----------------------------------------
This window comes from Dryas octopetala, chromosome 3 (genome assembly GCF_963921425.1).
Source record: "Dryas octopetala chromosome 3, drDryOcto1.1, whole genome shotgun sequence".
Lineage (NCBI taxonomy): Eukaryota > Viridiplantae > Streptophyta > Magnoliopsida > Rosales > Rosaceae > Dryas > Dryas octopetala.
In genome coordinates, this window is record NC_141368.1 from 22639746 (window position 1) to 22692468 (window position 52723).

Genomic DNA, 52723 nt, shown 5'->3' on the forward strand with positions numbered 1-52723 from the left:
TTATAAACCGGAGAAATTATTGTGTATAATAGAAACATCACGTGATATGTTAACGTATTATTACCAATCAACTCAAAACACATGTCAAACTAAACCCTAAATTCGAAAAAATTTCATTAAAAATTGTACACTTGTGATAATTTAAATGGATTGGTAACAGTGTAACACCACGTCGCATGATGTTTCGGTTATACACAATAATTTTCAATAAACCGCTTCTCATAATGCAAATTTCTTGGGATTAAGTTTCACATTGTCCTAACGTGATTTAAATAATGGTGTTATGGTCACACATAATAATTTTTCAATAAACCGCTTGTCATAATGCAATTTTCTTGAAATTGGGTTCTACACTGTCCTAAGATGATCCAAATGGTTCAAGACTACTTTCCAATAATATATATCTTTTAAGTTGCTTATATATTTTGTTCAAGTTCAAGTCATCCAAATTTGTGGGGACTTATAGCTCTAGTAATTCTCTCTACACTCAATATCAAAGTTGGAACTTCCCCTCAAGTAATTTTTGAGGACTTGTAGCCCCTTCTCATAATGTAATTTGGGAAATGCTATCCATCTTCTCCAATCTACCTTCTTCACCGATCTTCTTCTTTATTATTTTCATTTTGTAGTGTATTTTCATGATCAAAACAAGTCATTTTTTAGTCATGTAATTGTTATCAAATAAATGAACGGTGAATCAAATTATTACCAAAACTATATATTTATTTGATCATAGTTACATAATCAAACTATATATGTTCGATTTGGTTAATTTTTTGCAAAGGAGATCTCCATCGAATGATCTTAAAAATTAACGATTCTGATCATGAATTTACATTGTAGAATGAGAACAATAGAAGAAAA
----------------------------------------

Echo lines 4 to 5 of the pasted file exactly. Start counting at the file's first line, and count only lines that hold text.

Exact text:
In genome coordinates, this window is record NC_141368.1 from 22639746 (window position 1) to 22692468 (window position 52723).

Genomic DNA, 52723 nt, shown 5'->3' on the forward strand with positions numbered 1-52723 from the left: